SAP is a complex cross functional ERP system with several integrated modules; Sales & Distribution, Materials Management, Production Planning, Warehouse Management and the list goes on. In order to ensure implementation success, performing End to End Process Design, for each business process, is critical.
Performing this step allows Business Process Owners and SAP consulting partners to identify several things that go into to completing the end to end design. Such as:
Master Data – Data Maintained by the Business Users
What data can I populate in the system in order to make a system process function properly and support the stated business process or business benefit?
Configuration – Data Maintained by the Functional Consultants or Analysts
What functionality changes do I need to make, that do not require development, in order to make a systems process function properly and support the stated business process or business benefit?
Development – Code Changes Maintained by the Developers
What functionality changes need to be made to the core systems process, that cannot be completed by either master data or configuration, in order to make a systems process function properly and support the stated business process or business benefit?
Transactions used to complete the process and who will be performing those transactions.
- Standard – Transaction delivered out of the box.
- Custom – Transactions created from development requirements.
- The future systems landscape and integration points to external systems and/or processes.
- Where data originates from and where it is going to.
- What business logic is applied to transform or enhance the data as it passes between systems.
- Departments or business functions involved in each process.
- Organizational changes that need to be accommodated due to implementing a new ERP solution.
- When implementing a new enterprise software, it is critical that the business users are trained to use the new system.
However, first things first, what does End to End Process mean? It means two things, Cross Functional Business Processes and Systems Processes. In order to get a clearer picture we must distinguish between the two.
A business process can be defined as a collection of related, structured activities or tasks that produce a specific service or product (serve a particular goal) for a particular customer or customers. A business process will also have some, if not all of the following characteristics:
- Definability: It must have clearly defined boundaries, input and output.
- Order: It must consist of activities that are ordered according to their position in time and space (a sequence).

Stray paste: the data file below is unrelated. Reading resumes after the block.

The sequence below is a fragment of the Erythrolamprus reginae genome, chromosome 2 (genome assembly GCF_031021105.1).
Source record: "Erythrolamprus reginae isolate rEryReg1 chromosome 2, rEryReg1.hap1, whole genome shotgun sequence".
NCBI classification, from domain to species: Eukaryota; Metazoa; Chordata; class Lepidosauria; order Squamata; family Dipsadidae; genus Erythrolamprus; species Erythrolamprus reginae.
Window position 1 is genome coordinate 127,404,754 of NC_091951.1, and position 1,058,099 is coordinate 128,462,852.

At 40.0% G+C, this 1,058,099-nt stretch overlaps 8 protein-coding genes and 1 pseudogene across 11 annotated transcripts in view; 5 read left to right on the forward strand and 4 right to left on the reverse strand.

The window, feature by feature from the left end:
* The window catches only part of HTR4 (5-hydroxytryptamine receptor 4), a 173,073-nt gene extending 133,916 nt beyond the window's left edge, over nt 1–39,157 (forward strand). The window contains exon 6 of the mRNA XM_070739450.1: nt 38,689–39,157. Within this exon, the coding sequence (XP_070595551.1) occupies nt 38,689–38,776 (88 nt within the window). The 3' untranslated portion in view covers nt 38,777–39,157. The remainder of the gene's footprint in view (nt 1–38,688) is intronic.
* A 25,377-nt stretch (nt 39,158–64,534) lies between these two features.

- Customer: There must be a recipient of the process’ outcome, a customer.
- Value-adding: The transformation taking place within the process must add value to the recipient, either upstream or downstream.
- Embeddedness: A process cannot exist in itself, it must be embedded in an organizational structure.
- Cross-functionality: A process regularly can, but not necessarily must, span several functions.
Now that the business process has been defined, a systems process can be defined in order to support the business process.
A systems process is very similar to the business process and bound by the same key principles but, instead of functions or job titles being used for the swim lanes, the actual systems where the activity or task is performed are used instead.
In this example, Function 1 is now the Planning System, Function 2 is now SAP IS Retail ECC and Function 3 is now SAP WM. The systems process will also include any required WRICEFs (Workflow, Reports, Interfaces, Conversions, Enhancements, Forms).
- Interfaces are denoted as lines from one process box to another that cross between swim lanes.
- Enhancements are denoted as a process box within a swim lane but functionality has been enhanced beyond what SAP delivers as standard.
- Reports are denoted as an output from the process but not integrated with another system, it will be used as information in a business decision process.
Bringing It All Together
Now that the business process and systems process have been determined, the last major outcome of performing this activity can be achieved – validation.
Validation that the End to End Process Design activity has ultimately delivered a well-defined and repeatable business and system process that supports the needs of the organization.
It sounds simple but is often over looked. In our experience, those who cannot accurately describe what they need to be able to do in order to support the “secret sauce” so to speak, what makes your company the success that it is, lots of mistakes will be made and rework will need to be performed.